Book Review: Team of Rivals

In fifth grade, Mrs. Redding taught me that Lincoln was a great president who freed the slaves. In eleventh grade, Mrs. Hilfiger taught us that Lincoln was a great president who cared about slaves, but maybe not as much as I wanted him to. In college I was chastised for using the word ‘great’ to describe anyone besides Frederick or Ivan, and made to think, at least implicitly, that reverence was for suckers.

Team of Rivals, by Doris Kearns Goodwin, (Simon and Schuster) has won a bevy of awards from many esteemed organizations, but its heart seems to be with Mrs. Redding at Ericsson Elementary School. The book chronicles the rise of Lincoln and the men in his cabinet to power, and their role in seeing the nation through the Civil War and the long journey to Emancipation. The title refers to the fact that three key members of the wartime cabinet—William Seward, Salmon Chase, and Edward Bates—were Lincoln’s rivals for the Republican presidential nomination in 1860, and also to the overall makeup of the cabinet, which brought together disparate elements of the loyal Union (among them abolitionists, slaveholding Democrats, east-coast plutocrats, New England traders, immigrant groups, nativists, and frontiersmen) to subdue and reclaim a South generally united in purpose and thought.

Lincoln is often cited as the greatest president in history, but if there has been a smudge in the finish it has been historians’ inability to quite pin down his attitude on race and the slavery question. Historians (usually liberal-leaning ones) have always questioned whether Lincoln was quite as progressive on the topic of freed blacks joining white society as he’s traditionally been made out to be. The decibel level of the questioning was at a polite murmur when I was young, but it grew steadily through the years, and by the late ’90s most college-educated Americans took it for granted that Lincoln was not really progressive at all on race—that he was a pragmatist who either didn’t consider the race question a fundamentally important one, or he possessed racial views typical of any white male of the period.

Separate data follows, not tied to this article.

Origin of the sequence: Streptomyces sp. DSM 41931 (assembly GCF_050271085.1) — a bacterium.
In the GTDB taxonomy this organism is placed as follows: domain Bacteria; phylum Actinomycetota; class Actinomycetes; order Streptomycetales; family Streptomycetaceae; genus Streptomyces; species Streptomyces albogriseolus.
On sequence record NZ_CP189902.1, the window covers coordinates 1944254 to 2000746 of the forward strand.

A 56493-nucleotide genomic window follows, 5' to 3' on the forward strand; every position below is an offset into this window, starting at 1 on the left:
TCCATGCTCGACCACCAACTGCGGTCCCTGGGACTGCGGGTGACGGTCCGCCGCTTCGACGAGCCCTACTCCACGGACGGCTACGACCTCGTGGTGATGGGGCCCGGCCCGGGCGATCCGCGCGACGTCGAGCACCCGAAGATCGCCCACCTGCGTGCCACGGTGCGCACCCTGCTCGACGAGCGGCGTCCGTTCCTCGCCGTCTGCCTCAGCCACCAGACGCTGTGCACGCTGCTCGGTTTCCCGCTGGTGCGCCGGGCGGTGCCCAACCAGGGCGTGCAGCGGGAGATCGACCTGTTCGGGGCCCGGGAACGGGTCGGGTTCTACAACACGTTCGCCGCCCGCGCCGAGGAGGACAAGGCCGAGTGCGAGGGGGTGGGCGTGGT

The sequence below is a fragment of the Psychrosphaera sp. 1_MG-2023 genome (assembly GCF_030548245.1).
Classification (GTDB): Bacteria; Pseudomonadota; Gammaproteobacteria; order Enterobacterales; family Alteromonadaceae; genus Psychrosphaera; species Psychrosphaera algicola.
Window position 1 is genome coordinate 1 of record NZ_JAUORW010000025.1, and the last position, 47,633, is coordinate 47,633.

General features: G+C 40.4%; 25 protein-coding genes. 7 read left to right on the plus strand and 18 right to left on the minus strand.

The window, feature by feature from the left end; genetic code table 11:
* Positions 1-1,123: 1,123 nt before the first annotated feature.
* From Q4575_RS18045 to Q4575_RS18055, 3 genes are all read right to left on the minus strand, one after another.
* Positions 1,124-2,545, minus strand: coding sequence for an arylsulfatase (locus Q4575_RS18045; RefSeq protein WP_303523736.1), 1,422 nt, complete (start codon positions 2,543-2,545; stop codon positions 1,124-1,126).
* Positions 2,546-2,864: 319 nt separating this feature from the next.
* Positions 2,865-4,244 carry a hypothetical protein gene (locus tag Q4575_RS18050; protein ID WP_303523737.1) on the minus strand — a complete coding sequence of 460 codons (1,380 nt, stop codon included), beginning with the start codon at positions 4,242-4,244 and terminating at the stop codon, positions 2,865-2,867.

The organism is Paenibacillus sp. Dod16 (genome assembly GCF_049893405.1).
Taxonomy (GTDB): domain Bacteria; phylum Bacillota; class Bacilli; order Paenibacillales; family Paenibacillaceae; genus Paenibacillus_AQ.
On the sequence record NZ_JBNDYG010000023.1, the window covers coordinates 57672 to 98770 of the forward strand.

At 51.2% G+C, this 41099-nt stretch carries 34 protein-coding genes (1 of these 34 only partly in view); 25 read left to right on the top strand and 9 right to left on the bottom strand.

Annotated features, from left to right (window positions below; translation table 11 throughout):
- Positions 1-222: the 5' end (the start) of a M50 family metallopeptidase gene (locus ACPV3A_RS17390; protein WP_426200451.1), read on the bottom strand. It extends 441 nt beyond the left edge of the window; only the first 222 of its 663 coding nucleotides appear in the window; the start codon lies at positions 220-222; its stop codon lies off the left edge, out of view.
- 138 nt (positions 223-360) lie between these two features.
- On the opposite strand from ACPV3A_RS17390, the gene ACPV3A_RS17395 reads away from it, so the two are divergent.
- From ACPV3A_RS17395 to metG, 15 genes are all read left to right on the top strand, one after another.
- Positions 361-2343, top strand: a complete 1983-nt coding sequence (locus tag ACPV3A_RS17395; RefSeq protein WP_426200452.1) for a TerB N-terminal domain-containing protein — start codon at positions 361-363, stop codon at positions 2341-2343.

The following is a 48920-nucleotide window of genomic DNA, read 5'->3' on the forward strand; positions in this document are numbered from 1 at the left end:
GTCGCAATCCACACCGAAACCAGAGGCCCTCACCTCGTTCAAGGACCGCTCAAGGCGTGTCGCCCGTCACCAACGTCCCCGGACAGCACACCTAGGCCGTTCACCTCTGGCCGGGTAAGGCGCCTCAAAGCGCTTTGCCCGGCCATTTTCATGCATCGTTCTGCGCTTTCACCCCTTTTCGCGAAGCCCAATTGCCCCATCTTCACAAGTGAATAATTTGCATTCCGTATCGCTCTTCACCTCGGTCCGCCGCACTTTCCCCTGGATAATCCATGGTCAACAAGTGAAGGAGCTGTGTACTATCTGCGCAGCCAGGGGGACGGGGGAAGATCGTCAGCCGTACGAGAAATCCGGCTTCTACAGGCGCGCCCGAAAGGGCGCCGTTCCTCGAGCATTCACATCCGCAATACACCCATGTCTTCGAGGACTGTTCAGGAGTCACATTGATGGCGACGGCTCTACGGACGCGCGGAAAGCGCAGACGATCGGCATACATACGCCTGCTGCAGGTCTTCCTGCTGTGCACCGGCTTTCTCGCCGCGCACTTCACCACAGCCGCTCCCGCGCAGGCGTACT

The thinking has come back around in the last half-century or so. Lincoln’s progressiveness is back in our liberal good graces. Goodwin’s book is solidly in the pro-progressive camp. Goodwin’s argument is for Lincoln’s “political genius…not simply his ability to gather the best men of the country around him, but to impress upon them his own purpose, perception, and resolution at every juncture.”  Lincoln is repeatedly faced with crises originating in the fractured nature of his own side. Radical Republicans wish to do away with slavery immediately; Democrats want the Fugitive Slave Law enforced. Lincoln’s solutions are remarkable not in their brilliance but their simple consistency. Goodwin, again and again, demonstrates his refusal to give into emotion or pique, his constant focus on practical and long-term goals, and, above all, his remarkable ability to maintain his personal honor and integrity. This final quality seems to be the one which wins over the worst of his critics.